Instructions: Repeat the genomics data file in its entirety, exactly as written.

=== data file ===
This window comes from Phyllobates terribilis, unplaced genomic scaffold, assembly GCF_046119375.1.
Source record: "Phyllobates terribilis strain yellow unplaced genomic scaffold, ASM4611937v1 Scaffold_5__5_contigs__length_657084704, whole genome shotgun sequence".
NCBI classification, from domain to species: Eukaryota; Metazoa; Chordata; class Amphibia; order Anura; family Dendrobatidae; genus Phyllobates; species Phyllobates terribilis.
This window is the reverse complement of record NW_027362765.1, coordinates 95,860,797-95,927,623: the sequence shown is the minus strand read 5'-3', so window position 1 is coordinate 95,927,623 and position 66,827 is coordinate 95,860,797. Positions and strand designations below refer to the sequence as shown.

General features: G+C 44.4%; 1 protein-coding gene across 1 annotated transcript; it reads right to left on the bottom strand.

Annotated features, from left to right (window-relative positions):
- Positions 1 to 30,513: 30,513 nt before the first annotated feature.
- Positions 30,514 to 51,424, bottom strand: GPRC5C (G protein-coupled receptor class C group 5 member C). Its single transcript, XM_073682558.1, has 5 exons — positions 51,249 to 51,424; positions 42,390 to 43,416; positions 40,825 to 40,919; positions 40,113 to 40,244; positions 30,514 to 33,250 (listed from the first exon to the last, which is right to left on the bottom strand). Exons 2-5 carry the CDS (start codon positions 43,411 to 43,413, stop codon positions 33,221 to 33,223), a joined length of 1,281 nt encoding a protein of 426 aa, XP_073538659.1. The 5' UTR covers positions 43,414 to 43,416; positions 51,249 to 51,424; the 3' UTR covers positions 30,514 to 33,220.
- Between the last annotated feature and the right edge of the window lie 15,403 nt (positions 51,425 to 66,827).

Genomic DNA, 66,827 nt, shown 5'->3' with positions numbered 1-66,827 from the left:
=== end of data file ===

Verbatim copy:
This window comes from Phyllobates terribilis, unplaced genomic scaffold, assembly GCF_046119375.1.
Source record: "Phyllobates terribilis strain yellow unplaced genomic scaffold, ASM4611937v1 Scaffold_5__5_contigs__length_657084704, whole genome shotgun sequence".
NCBI classification, from domain to species: Eukaryota; Metazoa; Chordata; class Amphibia; order Anura; family Dendrobatidae; genus Phyllobates; species Phyllobates terribilis.
This window is the reverse complement of record NW_027362765.1, coordinates 95,860,797-95,927,623: the sequence shown is the minus strand read 5'-3', so window position 1 is coordinate 95,927,623 and position 66,827 is coordinate 95,860,797. Positions and strand designations below refer to the sequence as shown.

General features: G+C 44.4%; 1 protein-coding gene across 1 annotated transcript; it reads right to left on the bottom strand.

Annotated features, from left to right (window-relative positions):
- Positions 1 to 30,513: 30,513 nt before the first annotated feature.
- Positions 30,514 to 51,424, bottom strand: GPRC5C (G protein-coupled receptor class C group 5 member C). Its single transcript, XM_073682558.1, has 5 exons — positions 51,249 to 51,424; positions 42,390 to 43,416; positions 40,825 to 40,919; positions 40,113 to 40,244; positions 30,514 to 33,250 (listed from the first exon to the last, which is right to left on the bottom strand). Exons 2-5 carry the CDS (start codon positions 43,411 to 43,413, stop codon positions 33,221 to 33,223), a joined length of 1,281 nt encoding a protein of 426 aa, XP_073538659.1. The 5' UTR covers positions 43,414 to 43,416; positions 51,249 to 51,424; the 3' UTR covers positions 30,514 to 33,220.
- Between the last annotated feature and the right edge of the window lie 15,403 nt (positions 51,425 to 66,827).

Genomic DNA, 66,827 nt, shown 5'->3' with positions numbered 1-66,827 from the left: